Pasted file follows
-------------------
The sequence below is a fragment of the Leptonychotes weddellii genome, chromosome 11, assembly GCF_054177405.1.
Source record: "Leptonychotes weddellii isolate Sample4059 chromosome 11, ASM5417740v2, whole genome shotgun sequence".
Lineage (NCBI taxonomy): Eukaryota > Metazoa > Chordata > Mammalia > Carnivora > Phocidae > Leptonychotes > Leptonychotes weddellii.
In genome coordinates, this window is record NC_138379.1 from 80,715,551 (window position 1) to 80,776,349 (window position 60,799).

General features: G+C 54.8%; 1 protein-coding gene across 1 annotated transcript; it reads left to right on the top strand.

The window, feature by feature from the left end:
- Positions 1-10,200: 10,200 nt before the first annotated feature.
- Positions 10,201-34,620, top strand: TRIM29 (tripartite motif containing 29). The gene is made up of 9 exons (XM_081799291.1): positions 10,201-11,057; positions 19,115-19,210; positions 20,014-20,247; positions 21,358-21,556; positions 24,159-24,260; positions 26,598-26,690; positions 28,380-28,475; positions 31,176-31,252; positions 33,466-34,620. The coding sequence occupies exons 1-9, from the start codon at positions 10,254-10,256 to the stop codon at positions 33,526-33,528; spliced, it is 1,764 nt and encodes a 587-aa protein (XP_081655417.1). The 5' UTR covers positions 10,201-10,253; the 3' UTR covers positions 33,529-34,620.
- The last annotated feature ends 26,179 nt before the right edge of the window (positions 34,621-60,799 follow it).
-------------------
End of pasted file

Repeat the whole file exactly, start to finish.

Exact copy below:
The sequence below is a fragment of the Leptonychotes weddellii genome, chromosome 11, assembly GCF_054177405.1.
Source record: "Leptonychotes weddellii isolate Sample4059 chromosome 11, ASM5417740v2, whole genome shotgun sequence".
Lineage (NCBI taxonomy): Eukaryota > Metazoa > Chordata > Mammalia > Carnivora > Phocidae > Leptonychotes > Leptonychotes weddellii.
In genome coordinates, this window is record NC_138379.1 from 80,715,551 (window position 1) to 80,776,349 (window position 60,799).

General features: G+C 54.8%; 1 protein-coding gene across 1 annotated transcript; it reads left to right on the top strand.

The window, feature by feature from the left end:
- Positions 1-10,200: 10,200 nt before the first annotated feature.
- Positions 10,201-34,620, top strand: TRIM29 (tripartite motif containing 29). The gene is made up of 9 exons (XM_081799291.1): positions 10,201-11,057; positions 19,115-19,210; positions 20,014-20,247; positions 21,358-21,556; positions 24,159-24,260; positions 26,598-26,690; positions 28,380-28,475; positions 31,176-31,252; positions 33,466-34,620. The coding sequence occupies exons 1-9, from the start codon at positions 10,254-10,256 to the stop codon at positions 33,526-33,528; spliced, it is 1,764 nt and encodes a 587-aa protein (XP_081655417.1). The 5' UTR covers positions 10,201-10,253; the 3' UTR covers positions 33,529-34,620.
- The last annotated feature ends 26,179 nt before the right edge of the window (positions 34,621-60,799 follow it).